|The Royal Commentaries of Peru before and after treatment|
And, as mentioned in Part 2, there are many steps to preparing a book to be covered in leather. In the case of RCP, those steps included mending almost all of the pages, resewing the text sections on cords, adding new endpapers, resewing endbands, and several other time-consuming tasks. (See Part 1 and Part 2 for those steps) This is the sort of work we very much enjoy doing but for which we do not always have the time.
|The dampened leather is adhered first to the spine |
and worked around the raised cords before
smoothing onto the covers.
The leather is moistened with water using a soft sponge or cotton on the hair side (the side that had hair on it when it was sourced from an animal). On the flesh side of the leather (the side that faced the inside of the animal from which it was sourced), paste is applied, scraped away, and reapplied in stages. The moisture from both the water and the paste makes the leather more malleable as it is applied to the book. However, it also makes the leather susceptible to scarring or bruising while it is dampened, so the binder must take care not to damage the leather in the binding process.
|The book rebound in new leather before the decorative panel was inscribed|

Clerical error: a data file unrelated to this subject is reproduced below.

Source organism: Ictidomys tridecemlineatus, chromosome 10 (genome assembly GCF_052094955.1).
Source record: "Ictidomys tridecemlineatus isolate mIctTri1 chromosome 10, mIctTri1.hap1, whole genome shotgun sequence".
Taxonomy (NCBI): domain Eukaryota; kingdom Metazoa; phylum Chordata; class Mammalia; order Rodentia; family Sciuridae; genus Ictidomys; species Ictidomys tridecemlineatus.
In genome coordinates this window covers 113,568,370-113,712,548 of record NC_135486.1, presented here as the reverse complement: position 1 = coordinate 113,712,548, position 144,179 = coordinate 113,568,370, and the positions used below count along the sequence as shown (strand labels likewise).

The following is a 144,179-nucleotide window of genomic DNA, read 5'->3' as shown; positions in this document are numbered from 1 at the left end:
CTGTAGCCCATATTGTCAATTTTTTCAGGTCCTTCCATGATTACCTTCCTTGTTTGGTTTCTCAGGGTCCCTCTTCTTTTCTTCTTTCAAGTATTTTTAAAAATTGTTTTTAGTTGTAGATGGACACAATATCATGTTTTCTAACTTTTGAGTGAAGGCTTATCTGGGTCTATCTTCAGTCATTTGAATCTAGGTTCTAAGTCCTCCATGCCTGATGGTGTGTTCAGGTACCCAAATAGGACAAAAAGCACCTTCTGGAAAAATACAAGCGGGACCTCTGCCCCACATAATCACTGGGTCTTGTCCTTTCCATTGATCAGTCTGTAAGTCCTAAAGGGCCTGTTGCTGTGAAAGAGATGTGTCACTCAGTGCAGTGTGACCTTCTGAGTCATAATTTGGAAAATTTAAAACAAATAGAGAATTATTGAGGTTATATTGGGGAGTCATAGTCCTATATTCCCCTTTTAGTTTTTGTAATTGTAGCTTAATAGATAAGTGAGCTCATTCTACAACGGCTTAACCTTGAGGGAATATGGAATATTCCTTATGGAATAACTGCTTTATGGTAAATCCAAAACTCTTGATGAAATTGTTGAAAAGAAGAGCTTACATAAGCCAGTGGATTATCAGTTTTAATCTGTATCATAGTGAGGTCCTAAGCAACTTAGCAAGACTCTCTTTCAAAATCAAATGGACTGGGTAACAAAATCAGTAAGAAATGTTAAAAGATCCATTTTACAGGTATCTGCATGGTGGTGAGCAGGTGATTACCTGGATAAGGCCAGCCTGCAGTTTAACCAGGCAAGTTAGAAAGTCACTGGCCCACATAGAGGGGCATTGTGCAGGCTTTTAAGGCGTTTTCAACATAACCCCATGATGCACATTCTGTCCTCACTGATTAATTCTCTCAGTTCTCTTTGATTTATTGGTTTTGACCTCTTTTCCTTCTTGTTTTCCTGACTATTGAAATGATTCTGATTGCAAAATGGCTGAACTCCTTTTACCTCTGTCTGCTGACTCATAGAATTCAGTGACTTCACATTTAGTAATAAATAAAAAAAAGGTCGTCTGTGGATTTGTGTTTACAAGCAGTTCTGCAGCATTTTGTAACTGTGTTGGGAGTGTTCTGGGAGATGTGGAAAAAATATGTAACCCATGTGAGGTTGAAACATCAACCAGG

The leather is first applied to the spine of the book and worked down around the raised cords. From there, it can be laid down on each cover. The binder then works at the head and tail of the book, with the covers open and the textblock upright and perpendicular to the table surface, to turn the leather in around the edges of the boards and form the endcaps (a bit of leather that protrudes at the head and tail of the spine and curves over the text minimally to protect the end band). It is difficult to document covering a book in leather while doing so as the binder must stay focused and work quickly. For a rough overview of the process, click HERE to watch a video of covering a book in leather.
|The original label was readhered to the new leather spine|
The final step was to create a panel pattern on the front and back covers similar to the design on the original covers. A simple way to create a design on leather is to take advantage of the issue mentioned earlier: leather is easily scarred or bruised when dampened. After determining the basic rectangular design, a cardstock template was created to simplify the process of keeping the design parallel to the edges of the book. The cover was dampened, the template laid in place, and a bone folder was used to impress the lines in the damp leather. Once dry, the lines appear slightly darker because the leather was purposefully bruised with the folder while damp. Once one cover was dry, the book was flipped over and the same design was applied to the back cover.
|A template was used as a guide to impress decorative lines on the cover while the leather was dampened|
After its extended stay in Preservation Services for stabilization and rebinding, The Royal Commentaries of Peru was returned to our Rare Books collection and will be available for use by researchers and classes for many years to come. To read more about the process of treating this book, visit Part 1 and Part 2 of this three part series.
|The cover leather was dampened to impress the lines. On the left, |
it was still very damp. On the right it was beginning to dry